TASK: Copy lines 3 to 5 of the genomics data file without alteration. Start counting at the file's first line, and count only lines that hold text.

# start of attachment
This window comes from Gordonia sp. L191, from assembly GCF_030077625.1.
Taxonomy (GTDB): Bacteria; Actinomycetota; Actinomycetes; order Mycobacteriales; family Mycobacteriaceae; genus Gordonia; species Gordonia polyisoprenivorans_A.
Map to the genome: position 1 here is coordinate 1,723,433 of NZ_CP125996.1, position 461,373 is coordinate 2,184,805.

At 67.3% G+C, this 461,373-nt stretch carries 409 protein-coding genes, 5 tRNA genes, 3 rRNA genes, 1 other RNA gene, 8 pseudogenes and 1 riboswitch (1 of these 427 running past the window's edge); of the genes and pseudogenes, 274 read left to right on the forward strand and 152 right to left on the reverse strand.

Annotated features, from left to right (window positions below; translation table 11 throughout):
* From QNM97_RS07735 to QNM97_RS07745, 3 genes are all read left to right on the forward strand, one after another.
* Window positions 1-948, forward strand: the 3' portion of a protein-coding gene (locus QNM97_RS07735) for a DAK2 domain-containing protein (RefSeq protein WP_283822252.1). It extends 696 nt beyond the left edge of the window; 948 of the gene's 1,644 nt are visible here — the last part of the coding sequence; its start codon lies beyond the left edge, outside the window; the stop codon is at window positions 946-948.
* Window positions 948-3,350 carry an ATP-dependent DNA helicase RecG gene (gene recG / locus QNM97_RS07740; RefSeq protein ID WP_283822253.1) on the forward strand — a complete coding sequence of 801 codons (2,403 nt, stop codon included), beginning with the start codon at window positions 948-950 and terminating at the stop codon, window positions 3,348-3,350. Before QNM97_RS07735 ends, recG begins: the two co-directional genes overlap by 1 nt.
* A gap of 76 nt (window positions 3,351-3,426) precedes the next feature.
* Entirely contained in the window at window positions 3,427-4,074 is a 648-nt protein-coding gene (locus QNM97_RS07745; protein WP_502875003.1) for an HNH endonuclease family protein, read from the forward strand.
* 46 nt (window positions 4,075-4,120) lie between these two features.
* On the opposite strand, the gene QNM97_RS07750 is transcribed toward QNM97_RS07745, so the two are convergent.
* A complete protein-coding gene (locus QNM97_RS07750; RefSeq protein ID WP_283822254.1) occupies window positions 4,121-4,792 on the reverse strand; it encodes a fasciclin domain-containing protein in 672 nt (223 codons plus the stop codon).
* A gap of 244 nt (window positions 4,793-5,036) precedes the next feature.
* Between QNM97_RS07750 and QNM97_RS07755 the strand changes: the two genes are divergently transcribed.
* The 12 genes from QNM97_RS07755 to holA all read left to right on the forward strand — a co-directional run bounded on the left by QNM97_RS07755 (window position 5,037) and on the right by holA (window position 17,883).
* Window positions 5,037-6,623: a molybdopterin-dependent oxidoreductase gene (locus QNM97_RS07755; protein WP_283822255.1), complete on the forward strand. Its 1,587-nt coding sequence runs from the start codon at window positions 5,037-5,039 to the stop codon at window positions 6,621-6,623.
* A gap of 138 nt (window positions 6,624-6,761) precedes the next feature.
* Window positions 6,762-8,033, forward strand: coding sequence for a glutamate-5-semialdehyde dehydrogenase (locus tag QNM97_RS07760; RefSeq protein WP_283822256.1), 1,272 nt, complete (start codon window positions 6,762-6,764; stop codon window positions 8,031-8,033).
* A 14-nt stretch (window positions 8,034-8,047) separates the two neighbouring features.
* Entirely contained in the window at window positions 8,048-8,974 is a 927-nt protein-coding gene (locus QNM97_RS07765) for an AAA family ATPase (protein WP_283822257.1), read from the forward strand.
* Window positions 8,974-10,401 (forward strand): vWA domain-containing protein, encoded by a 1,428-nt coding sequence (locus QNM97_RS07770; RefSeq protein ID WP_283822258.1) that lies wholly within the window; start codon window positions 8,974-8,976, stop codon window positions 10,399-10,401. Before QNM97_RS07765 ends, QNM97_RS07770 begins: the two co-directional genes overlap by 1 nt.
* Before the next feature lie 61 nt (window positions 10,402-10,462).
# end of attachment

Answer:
Map to the genome: position 1 here is coordinate 1,723,433 of NZ_CP125996.1, position 461,373 is coordinate 2,184,805.

At 67.3% G+C, this 461,373-nt stretch carries 409 protein-coding genes, 5 tRNA genes, 3 rRNA genes, 1 other RNA gene, 8 pseudogenes and 1 riboswitch (1 of these 427 running past the window's edge); of the genes and pseudogenes, 274 read left to right on the forward strand and 152 right to left on the reverse strand.

Annotated features, from left to right (window positions below; translation table 11 throughout):